After some soul searching and number crunching, I force myself to face the fact that El Paso is not our home.  It is also not a good place to start an Internet consultancy business, and in hindsight I really didn't have the passion required for success.  Not the Internet, but the consultancy component.   So in August 2011, the decision is made to try and salvage my career and move back to CA.

So we go about selling, donating and throwing stuff away.  But not enough.  So we move most of our stuff to storage in El Paso and take about 1/2 as much more with us to CA, with the intention of having our stuff shipped to CA once we land in our final destination.

 This is just a part of what we decided to keep!

After 10 months of living in Bakersfield, CA(Colleen found a job there while we were staying with a friend) we decided to move to San Francisco.  This was May 2012.

So there we were, sitting in our 450sq foot apartment in SF, with only as much stuff as we could carry, and most of our stuff sitting in storage in El Paso and Bakersfield.  And it felt good.  We had an epiphany, and decided that we didn't need all that stuff!  Not to mention the only way we were going to find enough square footage to bring all our stuff up to the Bay Area would mean sharing a warehouse in Oakland or compete with dotcoms with deep pockets for space in the city.  That didn't appeal to us.  And we were enjoying the very modest apartment and the absolute freedom not having stuff lent us.  We even sold our gas guzzler, so we walk everywhere or use our Clipper cards to get around town.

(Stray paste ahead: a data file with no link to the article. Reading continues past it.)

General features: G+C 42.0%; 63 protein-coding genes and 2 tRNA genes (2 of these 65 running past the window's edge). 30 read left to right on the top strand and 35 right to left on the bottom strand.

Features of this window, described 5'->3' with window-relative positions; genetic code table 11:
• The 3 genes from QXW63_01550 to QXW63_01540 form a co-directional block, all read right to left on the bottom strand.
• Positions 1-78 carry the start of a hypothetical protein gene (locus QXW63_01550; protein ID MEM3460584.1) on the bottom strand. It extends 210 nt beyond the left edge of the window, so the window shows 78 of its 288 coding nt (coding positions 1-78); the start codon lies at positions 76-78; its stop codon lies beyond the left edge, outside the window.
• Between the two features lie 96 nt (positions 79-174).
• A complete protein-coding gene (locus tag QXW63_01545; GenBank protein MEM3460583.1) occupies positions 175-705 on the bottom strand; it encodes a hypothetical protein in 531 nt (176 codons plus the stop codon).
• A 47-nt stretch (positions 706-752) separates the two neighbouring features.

And looking at the monetary cost of maintaining this stuff, at this point we have spent an additional $5000 on storage and moving stuff around in the last twelve months.  So in addition to the pennies on the dollar pricing(El Paso cost of living is very low, so people expect to pay less here) add on the $21,000+ to the cost of the stuff.  By my estimation(and this is probably low) we had over $50,000 worth of stuff here.  If we clear $4,000 I will be amazed.   But lets just assume that we could get 3 times as much for it if we brought it back to CA.  So of the potential $12,000 in sales, subtract at a bare minimum $2,000 for shipping, the lowest if I rent a U-haul and drive it back myself.  The difference is $6,000, assuming we could fetch higher prices.  And, we are also going to need a place to stage and sell from, because you can't sell that kind of inventory out of a tiny apartment.

And that is when I stopped considering bringing the stuff back to CA.

So, in July 2012 we headed back to El Paso to comb through the stuff in storage to pull out any sentimental stuff and sell, donate and recycle the rest.  We are wrapping up that process now.  

I did not realize how hard it would be to go through 20 years of stuff and let go of it.  Once it is gone, I don't miss any of it.  But when you are going through stuff that you have vivid memories of accumulating, it takes you back to that time in your life, and that is emotional.

But really, I just want it all gone.  It would have been easier to just have a charity come and pick it all up, but because we didn't pack it so we could just easily separate out the sentimental stuff, we had to go through every single bin and box.  Along with the family issues that are ever present here in TX, this whole process has taken much longer than anticipated.

And that is the story of our stuff.

Some further reading on the philosophy: This is a bit dated, but the foundation is solid. UPDATE: I found the hour long presentation, created by bullfrogfilms in 1997 on YouTube:

How to turn the philosophy into action:

Thursday, December 6, 2012


"Weniger aber besser" --Dieter Rams 

English translation, "Less, but better"